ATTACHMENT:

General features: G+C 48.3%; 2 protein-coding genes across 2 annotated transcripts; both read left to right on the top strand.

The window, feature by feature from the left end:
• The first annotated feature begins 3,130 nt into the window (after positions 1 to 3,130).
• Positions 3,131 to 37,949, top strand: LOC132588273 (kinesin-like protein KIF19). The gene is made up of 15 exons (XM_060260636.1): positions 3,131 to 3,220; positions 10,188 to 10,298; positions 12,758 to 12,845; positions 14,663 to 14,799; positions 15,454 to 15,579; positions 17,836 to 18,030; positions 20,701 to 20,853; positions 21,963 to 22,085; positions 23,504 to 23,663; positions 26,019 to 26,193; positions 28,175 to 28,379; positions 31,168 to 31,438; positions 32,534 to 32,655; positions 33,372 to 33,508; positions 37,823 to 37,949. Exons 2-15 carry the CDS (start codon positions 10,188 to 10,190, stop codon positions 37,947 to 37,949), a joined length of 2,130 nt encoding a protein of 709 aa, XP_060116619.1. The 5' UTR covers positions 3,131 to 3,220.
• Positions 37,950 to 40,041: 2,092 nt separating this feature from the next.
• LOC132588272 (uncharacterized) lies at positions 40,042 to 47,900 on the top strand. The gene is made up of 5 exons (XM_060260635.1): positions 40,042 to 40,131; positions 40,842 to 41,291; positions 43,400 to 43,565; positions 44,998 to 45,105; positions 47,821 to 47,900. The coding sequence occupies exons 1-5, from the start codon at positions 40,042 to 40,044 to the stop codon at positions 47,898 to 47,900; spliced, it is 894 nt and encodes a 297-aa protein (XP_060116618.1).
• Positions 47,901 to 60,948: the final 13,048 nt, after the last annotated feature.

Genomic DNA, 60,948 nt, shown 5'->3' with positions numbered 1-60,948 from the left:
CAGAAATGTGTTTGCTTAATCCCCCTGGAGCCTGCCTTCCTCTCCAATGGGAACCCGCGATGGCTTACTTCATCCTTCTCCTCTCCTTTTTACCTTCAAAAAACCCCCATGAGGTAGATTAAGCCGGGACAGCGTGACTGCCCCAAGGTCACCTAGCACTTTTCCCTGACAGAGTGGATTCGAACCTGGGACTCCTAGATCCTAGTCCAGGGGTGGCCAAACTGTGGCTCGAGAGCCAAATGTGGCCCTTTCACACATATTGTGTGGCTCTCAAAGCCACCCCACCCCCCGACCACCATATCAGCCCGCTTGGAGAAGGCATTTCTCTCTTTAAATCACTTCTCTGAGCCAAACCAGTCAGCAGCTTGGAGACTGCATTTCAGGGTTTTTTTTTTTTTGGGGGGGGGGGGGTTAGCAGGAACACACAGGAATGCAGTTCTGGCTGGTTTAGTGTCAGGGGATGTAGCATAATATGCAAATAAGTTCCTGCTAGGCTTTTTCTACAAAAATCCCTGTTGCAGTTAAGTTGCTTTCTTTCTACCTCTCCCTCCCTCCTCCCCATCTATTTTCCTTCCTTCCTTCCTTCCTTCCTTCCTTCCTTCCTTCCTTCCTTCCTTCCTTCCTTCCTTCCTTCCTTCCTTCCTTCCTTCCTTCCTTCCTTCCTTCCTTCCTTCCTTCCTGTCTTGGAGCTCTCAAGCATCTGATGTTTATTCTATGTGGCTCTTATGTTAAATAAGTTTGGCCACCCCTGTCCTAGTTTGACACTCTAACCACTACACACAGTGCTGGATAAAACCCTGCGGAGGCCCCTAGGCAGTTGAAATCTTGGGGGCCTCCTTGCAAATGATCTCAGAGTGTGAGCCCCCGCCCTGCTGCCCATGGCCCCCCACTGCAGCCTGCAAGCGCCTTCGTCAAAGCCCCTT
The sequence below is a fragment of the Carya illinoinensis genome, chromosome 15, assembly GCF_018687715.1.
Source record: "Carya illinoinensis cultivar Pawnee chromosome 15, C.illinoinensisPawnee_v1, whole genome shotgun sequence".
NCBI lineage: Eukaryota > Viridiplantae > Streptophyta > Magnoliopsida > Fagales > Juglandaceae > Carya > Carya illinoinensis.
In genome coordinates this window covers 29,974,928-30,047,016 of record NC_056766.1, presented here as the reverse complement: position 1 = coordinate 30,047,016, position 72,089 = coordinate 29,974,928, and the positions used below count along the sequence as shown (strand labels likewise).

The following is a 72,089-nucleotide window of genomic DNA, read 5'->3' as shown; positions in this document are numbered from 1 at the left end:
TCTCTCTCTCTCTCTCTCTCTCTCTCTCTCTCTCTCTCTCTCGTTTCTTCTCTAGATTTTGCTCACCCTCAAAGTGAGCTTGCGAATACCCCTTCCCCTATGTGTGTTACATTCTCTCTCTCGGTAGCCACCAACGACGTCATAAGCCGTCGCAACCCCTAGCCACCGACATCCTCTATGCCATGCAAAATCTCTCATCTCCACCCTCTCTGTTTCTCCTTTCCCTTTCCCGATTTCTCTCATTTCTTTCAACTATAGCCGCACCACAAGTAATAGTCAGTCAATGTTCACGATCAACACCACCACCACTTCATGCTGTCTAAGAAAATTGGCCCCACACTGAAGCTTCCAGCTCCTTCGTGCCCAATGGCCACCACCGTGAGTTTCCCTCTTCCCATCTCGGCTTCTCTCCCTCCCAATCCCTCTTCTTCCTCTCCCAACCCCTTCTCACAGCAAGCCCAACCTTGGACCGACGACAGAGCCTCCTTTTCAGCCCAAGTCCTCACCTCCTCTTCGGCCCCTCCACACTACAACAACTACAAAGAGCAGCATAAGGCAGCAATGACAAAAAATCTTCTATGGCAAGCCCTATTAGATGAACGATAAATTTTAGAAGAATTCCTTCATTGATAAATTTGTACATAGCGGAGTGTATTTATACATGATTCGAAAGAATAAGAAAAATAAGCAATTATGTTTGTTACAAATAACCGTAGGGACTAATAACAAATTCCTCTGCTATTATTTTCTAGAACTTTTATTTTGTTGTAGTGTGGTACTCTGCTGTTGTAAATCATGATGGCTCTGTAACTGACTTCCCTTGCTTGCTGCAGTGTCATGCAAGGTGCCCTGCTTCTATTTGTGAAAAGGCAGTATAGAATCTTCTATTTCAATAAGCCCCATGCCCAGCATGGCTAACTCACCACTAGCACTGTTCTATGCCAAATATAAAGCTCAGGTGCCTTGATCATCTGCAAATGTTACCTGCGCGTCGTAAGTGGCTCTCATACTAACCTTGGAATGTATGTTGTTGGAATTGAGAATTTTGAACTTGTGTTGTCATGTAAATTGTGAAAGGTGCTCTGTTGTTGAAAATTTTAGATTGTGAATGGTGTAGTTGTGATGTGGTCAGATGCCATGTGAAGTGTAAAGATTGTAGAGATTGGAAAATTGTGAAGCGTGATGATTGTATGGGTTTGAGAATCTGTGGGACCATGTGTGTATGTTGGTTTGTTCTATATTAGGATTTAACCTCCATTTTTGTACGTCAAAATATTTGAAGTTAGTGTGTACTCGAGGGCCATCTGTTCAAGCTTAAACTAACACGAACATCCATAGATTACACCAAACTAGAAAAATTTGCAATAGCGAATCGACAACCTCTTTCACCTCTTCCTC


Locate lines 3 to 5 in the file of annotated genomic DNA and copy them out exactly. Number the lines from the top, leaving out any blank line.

• The first annotated feature begins 3,130 nt into the window (after positions 1 to 3,130).
• Positions 3,131 to 37,949, top strand: LOC132588273 (kinesin-like protein KIF19). The gene is made up of 15 exons (XM_060260636.1): positions 3,131 to 3,220; positions 10,188 to 10,298; positions 12,758 to 12,845; positions 14,663 to 14,799; positions 15,454 to 15,579; positions 17,836 to 18,030; positions 20,701 to 20,853; positions 21,963 to 22,085; positions 23,504 to 23,663; positions 26,019 to 26,193; positions 28,175 to 28,379; positions 31,168 to 31,438; positions 32,534 to 32,655; positions 33,372 to 33,508; positions 37,823 to 37,949. Exons 2-15 carry the CDS (start codon positions 10,188 to 10,190, stop codon positions 37,947 to 37,949), a joined length of 2,130 nt encoding a protein of 709 aa, XP_060116619.1. The 5' UTR covers positions 3,131 to 3,220.
• Positions 37,950 to 40,041: 2,092 nt separating this feature from the next.